Marinette Council Changes Wording in Zoning Proposal
The Marinette City Council voted to purchase a police car, improve the beach at Red Arrow Park, and change key wording in a zoning change proposal for newly annexed land on Highway 41. The decisions were made at their monthly meeting on Tuesday, Feb. 4. Two committee meetings and two public hearings on the subjects preceded the meeting.
The Plan Commission on Jan. 9 recommended that a recently annexed 35 acre section of land on Highway 41 be rezoned to a B-4 Neighborhood business district, and that B-4 districts allow for Medical Clinics and laboratories, including hospitals. The inclusion of hospitals, a change from the previous definition of a B-4 zone, sparked a lively discussion at both the Council meeting and the public hearing held shortly before the Council. Richard Otradovec of Rodac Development and Construction in Green Bay, which recently purchased the property, told the Council that future plans for the medical services building Rodac plans to build on that lot may include units where patients will have to stay overnight, which would technically make the facility a hospital.
Ed Harding, Chief Executive Officer of Bay Area Medical Center asked the Council not to zone the Rodac parcel or any other B-4 parcels to allow hospitals. He noted that BAMC is zoned I for Institutional, and that the proposed zoning change violated the citys 20 year Land Use Plan. Further, Harding said, the 1985 agreement that allowed the Marinette and Menominee hospitals to merge underwent a lengthy public comment and input process before it was approved. Any new proposed hospital, he stated, should go through the same scrutiny.
The Council voted 6-3 to drop the words including Hospitals from the Municipal Code proposal, with Alderpersons Carol Kempka, Dorothy Kowalski and Dennis Colburn dissenting.
Upon a recommendation from the Public Safety and Code Enforcement Committee, the Council accepted a bid from Koehne Motors of Marinette to purchase a new Chevy Tahoe LS Fleet Vehicle for the Marinette Police Department. The $29,277 bid was the second lowest of three bids. Police Chief John Mabry told the 6:10 P.M. committee meeting that department investigators liked the vehicle because of its flexibility, and the department had a good relationship with Koehne Motors. Questions arose about the possible cost of delivering a vehicle from Ewalds Ford in Hartford, which submitted a bid $1,039 lower than Koehne Motors.
Acting on a recommendation from the Board of Public Works and Director of Public Works Brian Miller, the city accepted a $74,258.60 bid from Havelka Construction of Wallace to make improvements to the beach at Red Arrow Park. A recent study of the beach by the Bay Lake Regional Planning Commission and UW Oshkosh reported that Red Arrow Beach has relatively good water quality. It suggested changing some aspects of the beach and park to improve water quality and the health of the beach. The improvements will include a rain garden at the east edge of the parking lot and other items to keep storm water from running off on the beach, and importing additional sand to provide a drier beach. Native plants will improve the improvement of rain water and reduce runoff and erosion. A $50,000 grant from UW Oshkosh and $25,000 from the Citys Water Front Fund will pay for the construction. Miller hopes that the work will be completed by June 1.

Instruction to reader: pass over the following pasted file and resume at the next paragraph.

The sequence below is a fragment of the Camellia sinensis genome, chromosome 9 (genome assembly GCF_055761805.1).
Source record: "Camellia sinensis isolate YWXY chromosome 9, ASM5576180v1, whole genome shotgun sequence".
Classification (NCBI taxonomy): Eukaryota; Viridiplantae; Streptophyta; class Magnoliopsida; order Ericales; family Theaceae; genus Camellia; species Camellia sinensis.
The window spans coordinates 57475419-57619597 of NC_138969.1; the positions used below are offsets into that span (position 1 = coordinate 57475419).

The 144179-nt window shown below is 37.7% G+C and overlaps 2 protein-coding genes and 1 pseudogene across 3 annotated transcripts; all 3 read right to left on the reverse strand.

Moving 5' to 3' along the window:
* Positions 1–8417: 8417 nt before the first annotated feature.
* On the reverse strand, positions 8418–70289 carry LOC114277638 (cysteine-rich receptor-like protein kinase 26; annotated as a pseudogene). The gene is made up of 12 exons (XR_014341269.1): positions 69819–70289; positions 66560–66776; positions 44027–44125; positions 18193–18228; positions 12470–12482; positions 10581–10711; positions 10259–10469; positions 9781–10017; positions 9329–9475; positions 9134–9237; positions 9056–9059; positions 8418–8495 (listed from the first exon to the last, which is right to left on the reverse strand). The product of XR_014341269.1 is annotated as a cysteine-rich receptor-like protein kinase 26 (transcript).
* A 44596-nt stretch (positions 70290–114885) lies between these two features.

The Council also voted to authorize Fire Chief Robert Thull and City Attorney Jonathan Sbar to begin negotiations with the Town of Peshtigo to bring back an Automatic Aid agreement between the two governments.
Harding offered a progress report to the Council on the proposed partnership agreement between Bay Area Medical Center and Aurora Health Care. The two health care providers have signed a letter of intent and have begun the due diligence of financial and other aspects that would affect the agreement. Harding hopes that the two providers can sign a definitive agreement in March or April. He reports that BAMC entered into these negotiations in sound financial health and from a position of strength.
The Council also passed a resolution commending the work of Kathy Cleven who will retire in mid-February. Sbar, who drafted the resolution, particularly noted Clevens work in preparing a budget and dealing with some near-crisis situations during the past few months. Council members and members of the public gave Cleven a standing ovation after the resolution passed.
Alderpersons Carol Kempka, Dennis Coburn, Martha Karban, Ken Keller and Dorothy Kowalski took part in the 6:10 P.M. meeting of the Public Safety and Code Enforcement Committee, along with Sbar, Mabry, Thull and City Clerk Jim Anderson.
The 6:20 P.M. Board of Public Works committee meeting included Kempka, Anderson, and Sbar along with John Marx, Bradley Behrendt, Martha Karban, Shirley Kaufman, Cleven and Miller.
Public hearings related to the zoning of the newly annexed parcel on Highway 41 began at 6:30 P.M., and Harding and Otradovec gave voice to their concerns at the first hearing concerning language about hospitals, while no one came forward to speak at the 6:45 P.M. hearing. Council President David Buechler presided at the council meeting in the absence of Mayor Denise Ruleau.
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